Cuba Faces Juggling Act after Hurricanes
Hurricanes Gustav and Ike are now part of Cuban history. While there were some collapsed portions of old buildings in the capital and problems for some with phone service and electricity primarily due to fallen trees, most Havana residents, like our family, are back to relative normality after the anxious weeks of waiting.
Not so for many other places in Cuba. Our personal relief is tempered by knowledge of the many difficulties ahead.
To Cubans and others who love the country, what just happened is truly heartbreaking. Two powerful hurricanes in ten days ravaged agriculture, wreaked havoc with the electricity grid and telecommunications and damaged or destroyed well over three hundred thousand homes. For a poor country, the losses are staggering. Cuba’s development strategies for at least the next several years have been seriously set back.
Ike made landfall in Holguin as a Category 4 storm on September 7, barely a week after Gustav roared across western Pinar de Rio province and Isla de la Juventud. The hurricane then wreaked havoc in Las Tunas and Camaguey before reentering the sea along the island’s southern coast. In a weakened, but still powerful form, it then crossed back through Pinar del Rio virtually in the same place as Gustavo.
“We’ve never seen anything like it,” was repeated time and time again, with comparisons to hurricane Flora in 1963 and Michelle in 2001.
STILL ASSESSING THE DAMAGE
Preliminary estimates speak of several billion dollars of damage, but it will take some time for the government to compile a complete report of losses from both storms. When Ike hit, the damages caused by Gustav on August 31 were still being tallied.
On Friday, one preliminary estimate showed 323,800 homes damaged —many without roofs or windows—, including 47,921 totally destroyed. The United Nations office in Cuba says that the homes of one out of every eight Cubans were affected.
Plantains, citrus and other fruits, corn, yucca, sugarcane and rice plantations, coffee beans, poultry farms, you name it, were flattened or washed away by Hurricanes Gustav and Ike. Processing industries including sugar mills and tobacco drying huts were also hard hit.
Esteban, 65, dropped into my apartment in Havana on Thursday. A farmer from Matanzas, he is usually upbeat about the country and critical of some government policies. Today though, he was somber. He said not one banana or plantain plant was left standing in his area after Ike. All the avocados from his trees were on the ground, but no one was injured in his community and the family’s cows were saved from the flooding as they had been taken earlier to higher ground.
Matanzas, like Havana, was spared the full brunt of the storm. Esteban and I sipped a coffee and imagined what the areas seriously hit must look like.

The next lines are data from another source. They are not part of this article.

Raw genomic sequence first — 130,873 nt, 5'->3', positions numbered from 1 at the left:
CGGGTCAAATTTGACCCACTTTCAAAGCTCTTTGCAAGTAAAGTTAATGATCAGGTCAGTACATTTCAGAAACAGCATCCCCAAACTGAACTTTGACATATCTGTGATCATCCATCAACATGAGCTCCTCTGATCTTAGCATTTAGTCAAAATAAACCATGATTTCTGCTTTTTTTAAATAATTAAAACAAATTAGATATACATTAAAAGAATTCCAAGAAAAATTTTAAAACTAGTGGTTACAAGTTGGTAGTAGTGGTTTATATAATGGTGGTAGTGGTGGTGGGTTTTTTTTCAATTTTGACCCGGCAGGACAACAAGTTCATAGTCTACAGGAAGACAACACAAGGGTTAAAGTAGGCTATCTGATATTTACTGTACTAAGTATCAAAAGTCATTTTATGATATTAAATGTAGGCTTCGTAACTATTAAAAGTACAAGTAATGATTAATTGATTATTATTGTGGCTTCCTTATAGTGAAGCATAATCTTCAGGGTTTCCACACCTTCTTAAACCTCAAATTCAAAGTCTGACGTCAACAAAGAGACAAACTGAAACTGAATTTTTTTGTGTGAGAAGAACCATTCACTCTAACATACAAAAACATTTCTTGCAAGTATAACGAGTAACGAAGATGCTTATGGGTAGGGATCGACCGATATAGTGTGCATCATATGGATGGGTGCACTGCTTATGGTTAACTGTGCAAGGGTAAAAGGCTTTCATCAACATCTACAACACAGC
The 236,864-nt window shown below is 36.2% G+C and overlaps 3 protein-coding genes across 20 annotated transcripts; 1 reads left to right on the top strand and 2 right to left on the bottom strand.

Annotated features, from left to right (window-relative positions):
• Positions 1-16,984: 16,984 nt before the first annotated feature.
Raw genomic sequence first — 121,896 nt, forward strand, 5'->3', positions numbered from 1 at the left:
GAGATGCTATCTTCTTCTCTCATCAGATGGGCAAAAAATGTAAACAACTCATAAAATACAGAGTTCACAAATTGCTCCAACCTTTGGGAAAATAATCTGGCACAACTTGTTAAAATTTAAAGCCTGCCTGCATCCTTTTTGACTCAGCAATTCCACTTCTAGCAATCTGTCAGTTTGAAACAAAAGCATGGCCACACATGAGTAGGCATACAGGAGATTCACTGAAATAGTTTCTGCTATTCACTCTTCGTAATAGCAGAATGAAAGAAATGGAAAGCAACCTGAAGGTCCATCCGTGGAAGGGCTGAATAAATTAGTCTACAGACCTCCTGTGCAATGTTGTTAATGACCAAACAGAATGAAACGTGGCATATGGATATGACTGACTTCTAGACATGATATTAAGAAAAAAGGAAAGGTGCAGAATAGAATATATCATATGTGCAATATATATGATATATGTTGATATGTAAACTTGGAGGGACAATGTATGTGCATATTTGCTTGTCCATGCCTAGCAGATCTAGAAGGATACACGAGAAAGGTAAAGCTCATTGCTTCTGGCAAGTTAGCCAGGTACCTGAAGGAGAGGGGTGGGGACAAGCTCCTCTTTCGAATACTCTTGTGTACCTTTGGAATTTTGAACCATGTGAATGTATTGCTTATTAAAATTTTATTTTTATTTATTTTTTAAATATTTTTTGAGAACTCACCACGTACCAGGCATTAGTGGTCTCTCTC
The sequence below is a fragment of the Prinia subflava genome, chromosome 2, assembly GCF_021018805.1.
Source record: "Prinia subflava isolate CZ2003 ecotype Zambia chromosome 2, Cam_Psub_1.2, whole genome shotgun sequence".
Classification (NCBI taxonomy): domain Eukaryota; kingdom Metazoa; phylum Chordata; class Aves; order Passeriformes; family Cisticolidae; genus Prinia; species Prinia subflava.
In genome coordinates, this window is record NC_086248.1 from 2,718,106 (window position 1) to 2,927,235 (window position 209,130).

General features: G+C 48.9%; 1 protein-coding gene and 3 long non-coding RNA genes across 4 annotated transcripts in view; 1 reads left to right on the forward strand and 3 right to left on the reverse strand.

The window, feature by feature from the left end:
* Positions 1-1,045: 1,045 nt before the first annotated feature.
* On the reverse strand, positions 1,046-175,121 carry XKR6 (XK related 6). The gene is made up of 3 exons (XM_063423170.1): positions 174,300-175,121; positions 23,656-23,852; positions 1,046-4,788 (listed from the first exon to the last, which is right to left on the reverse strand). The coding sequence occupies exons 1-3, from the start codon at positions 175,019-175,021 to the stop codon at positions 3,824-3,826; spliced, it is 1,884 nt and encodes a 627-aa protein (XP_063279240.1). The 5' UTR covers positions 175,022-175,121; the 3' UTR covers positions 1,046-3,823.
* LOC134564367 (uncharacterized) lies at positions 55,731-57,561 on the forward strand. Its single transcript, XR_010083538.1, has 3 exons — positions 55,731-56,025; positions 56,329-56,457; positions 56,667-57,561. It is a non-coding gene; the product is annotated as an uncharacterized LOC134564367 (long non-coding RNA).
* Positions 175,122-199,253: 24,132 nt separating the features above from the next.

It is not yet clear how Cuba can mitigate so much damage in so many places. Despite assistance beginning to arrive or promised from Russia, Brazil, Venezuela, China, Spain, Ecuador, Mexico, Uruguay, East Timor, the UN World Food Program and several international NGOs like the Red Cross and Oxfam, shortages of food and building materials are likely, as well as dramatic revisions in the country’s investment plans.
For the moment, the country has been forced to dig deep into its strategic reserves. Almost certainly, the government’s ambitious and greatly needed new housing program, and other social and economic infrastructure projects, will now have to take a back seat for the foreseeable future.
September is an important month for planting vegetables and other crops and it will be even more important considering the losses suffered. In a year that saw the international price of rice and other grains skyrocket, everybody agrees that food must be a top priority.
A SLOW MOVING HORROR MOVIE
Waiting for a hurricane to strike is a profoundly frightening experience. While no two are alike, they all resemble a horror movie that takes a long time to get down to the bloody action.
Hurricanes here usually announce their coming visit well in advance, sometimes as many as 7-10 days before they become a threat. Tension then builds through the last days when you know it’s coming your way.
Cubans are experts on facing such storms. A steady flow of information from the country’s meteorology center provides an atmosphere of calm. As the storm approaches civil defense instructions are widely broadcast. Relative normality begins to give way to preparations usually on the last two days before a strike.
With Gustav and Ike, the most amazing accomplishment of Cuba’s civil defense network was a death toll of only seven, far less that the other countries touched by one or both, including the United States, Haiti, Dominican Republic and Jamaica.
Associated Press correspondent Anita Snow wrote about Cuba’s success at preserving lives: “The secret is the evacuations system.” She noted that 2.6 million people left their homes before the onslaught of Ike, “nearly a quarter of the island’s population.”
Whether to Evacuate
Whether to evacuate is a question on my family’s mind each time a hurricane threatens Havana. While by no means experts, experience has taught us to evaluate the risks and pay attention to neighbors in the same apartment building. In the case of both Gustav and Ike, the reports the last two days told us we could stay home, as it became clear that the eye of both storms was headed further west.